New applications are constantly being developed for consumers to enjoy without limitations on their smartphones. But, once a consumer decides to switch mobile carriers, these apps can often be lost in the mix and not perform at optimal efficiency.
The Canadian LNP Consortium, Inc., recently requested that the Canadian Radio-Television Telecommunications Commission (CRTC) grant third-party developers access to the Canadian Number Portability Administration Centre Service Management System to ensure that these developers can determine proper least cost routing when a customer changes providers. This database, which consists of links between consumers’ phone numbers and their locations on networks, enables application providers to track this change in network.
Viewed as a way to improve the mobile telecommunications market competition, number portability is the ability to transfer a mobile or landline telephone number assigned by a local exchange carrier and re-assign it to another carrier. Many smartphone applications route traffic directly to end-users without the intervention of telecom carriers; therefore, with third-party access to routing information found in the database, this will ensure that traffic always reaches the end-user.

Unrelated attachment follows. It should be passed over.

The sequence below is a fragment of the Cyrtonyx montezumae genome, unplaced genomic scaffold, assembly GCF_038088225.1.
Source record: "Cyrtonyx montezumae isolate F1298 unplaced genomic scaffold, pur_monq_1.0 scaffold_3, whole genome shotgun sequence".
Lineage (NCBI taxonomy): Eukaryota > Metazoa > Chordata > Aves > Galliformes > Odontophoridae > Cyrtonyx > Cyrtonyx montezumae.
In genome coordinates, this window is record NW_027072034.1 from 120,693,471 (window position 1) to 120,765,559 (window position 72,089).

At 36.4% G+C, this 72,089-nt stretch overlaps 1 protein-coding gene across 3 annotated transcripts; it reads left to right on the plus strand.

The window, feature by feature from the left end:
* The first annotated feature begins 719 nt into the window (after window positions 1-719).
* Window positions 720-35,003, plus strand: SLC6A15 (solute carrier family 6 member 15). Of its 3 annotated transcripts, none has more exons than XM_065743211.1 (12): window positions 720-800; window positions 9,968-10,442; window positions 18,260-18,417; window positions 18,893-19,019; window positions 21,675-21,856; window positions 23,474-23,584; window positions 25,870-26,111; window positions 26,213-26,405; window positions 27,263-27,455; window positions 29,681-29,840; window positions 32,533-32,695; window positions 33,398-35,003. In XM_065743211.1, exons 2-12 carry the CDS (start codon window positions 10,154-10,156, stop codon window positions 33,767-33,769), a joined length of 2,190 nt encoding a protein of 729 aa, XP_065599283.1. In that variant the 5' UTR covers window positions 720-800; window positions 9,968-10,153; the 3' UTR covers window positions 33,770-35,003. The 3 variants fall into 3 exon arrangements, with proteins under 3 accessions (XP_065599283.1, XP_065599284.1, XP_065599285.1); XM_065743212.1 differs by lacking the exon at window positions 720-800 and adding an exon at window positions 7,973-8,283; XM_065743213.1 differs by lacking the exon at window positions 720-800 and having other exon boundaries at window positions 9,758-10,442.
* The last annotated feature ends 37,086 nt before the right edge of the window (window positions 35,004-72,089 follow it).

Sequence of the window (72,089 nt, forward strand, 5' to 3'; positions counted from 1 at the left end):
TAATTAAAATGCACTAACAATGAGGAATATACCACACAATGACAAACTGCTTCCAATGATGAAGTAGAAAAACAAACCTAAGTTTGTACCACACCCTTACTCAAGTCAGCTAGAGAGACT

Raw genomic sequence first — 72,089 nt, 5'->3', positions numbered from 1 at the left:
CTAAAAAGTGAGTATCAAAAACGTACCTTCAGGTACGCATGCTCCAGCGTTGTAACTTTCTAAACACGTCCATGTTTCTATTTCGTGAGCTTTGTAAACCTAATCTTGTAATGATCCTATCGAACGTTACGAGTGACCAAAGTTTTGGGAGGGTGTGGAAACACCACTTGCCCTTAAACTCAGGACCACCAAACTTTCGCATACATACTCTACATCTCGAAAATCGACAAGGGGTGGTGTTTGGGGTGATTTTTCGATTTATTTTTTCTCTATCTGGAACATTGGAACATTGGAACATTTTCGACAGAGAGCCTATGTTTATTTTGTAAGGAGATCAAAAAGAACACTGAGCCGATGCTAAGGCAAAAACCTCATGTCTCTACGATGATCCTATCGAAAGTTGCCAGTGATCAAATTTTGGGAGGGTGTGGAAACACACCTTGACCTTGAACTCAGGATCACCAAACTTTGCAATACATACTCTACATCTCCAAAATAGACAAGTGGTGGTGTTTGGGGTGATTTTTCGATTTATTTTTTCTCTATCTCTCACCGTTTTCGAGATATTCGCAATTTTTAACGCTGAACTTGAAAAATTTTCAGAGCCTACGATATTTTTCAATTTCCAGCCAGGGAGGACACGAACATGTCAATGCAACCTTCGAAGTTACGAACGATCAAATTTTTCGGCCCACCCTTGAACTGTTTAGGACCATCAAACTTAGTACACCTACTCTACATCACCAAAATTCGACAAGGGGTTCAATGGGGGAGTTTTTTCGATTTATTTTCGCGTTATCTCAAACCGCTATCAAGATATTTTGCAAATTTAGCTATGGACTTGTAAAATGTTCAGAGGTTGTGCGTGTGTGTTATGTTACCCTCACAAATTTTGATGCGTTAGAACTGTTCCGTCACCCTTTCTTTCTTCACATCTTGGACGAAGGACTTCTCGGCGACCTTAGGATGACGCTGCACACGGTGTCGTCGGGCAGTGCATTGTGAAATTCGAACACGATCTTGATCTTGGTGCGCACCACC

In its decision last week, following an extensive review by the commission since last fall, the CRTC noted, “The Commission considers that, to the extent possible, telecommunications traffic should be routed correctly and efficiently,” the decision said. “The Commission also considers that services are being introduced that provide desirable features and benefits to consumers; however, these services are changing the way traffic has traditionally been routed and delivered.”
Many countries throughout the world have been in the process of launching mobile number portability for subscribers, sparking debates and even confusion at the movement. Major telecom operators in countries like Kenya, India and Ghana are all preparing for the launch, but have experienced mix support.
Tammy Wolf is a TMCnet web editor. She covers a wide range of topics, including IP communications and information technology. To read more of her articles, please visit her columnist page.
Edited by Jennifer Russell